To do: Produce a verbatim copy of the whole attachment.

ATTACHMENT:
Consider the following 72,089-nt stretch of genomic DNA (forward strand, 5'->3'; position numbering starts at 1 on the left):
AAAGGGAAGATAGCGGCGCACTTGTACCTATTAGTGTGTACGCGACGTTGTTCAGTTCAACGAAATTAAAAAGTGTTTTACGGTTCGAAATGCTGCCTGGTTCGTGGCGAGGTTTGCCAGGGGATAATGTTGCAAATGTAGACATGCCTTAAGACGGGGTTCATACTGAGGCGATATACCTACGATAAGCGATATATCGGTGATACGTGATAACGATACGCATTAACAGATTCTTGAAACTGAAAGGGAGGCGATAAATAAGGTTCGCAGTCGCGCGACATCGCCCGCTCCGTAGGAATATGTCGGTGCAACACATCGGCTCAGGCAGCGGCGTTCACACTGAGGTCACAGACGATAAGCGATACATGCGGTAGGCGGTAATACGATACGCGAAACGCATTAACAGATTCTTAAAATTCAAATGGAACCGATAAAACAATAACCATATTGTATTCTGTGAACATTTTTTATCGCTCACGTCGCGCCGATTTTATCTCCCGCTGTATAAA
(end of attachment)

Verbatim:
Consider the following 72,089-nt stretch of genomic DNA (forward strand, 5'->3'; position numbering starts at 1 on the left):
AAAGGGAAGATAGCGGCGCACTTGTACCTATTAGTGTGTACGCGACGTTGTTCAGTTCAACGAAATTAAAAAGTGTTTTACGGTTCGAAATGCTGCCTGGTTCGTGGCGAGGTTTGCCAGGGGATAATGTTGCAAATGTAGACATGCCTTAAGACGGGGTTCATACTGAGGCGATATACCTACGATAAGCGATATATCGGTGATACGTGATAACGATACGCATTAACAGATTCTTGAAACTGAAAGGGAGGCGATAAATAAGGTTCGCAGTCGCGCGACATCGCCCGCTCCGTAGGAATATGTCGGTGCAACACATCGGCTCAGGCAGCGGCGTTCACACTGAGGTCACAGACGATAAGCGATACATGCGGTAGGCGGTAATACGATACGCGAAACGCATTAACAGATTCTTAAAATTCAAATGGAACCGATAAAACAATAACCATATTGTATTCTGTGAACATTTTTTATCGCTCACGTCGCGCCGATTTTATCTCCCGCTGTATAAA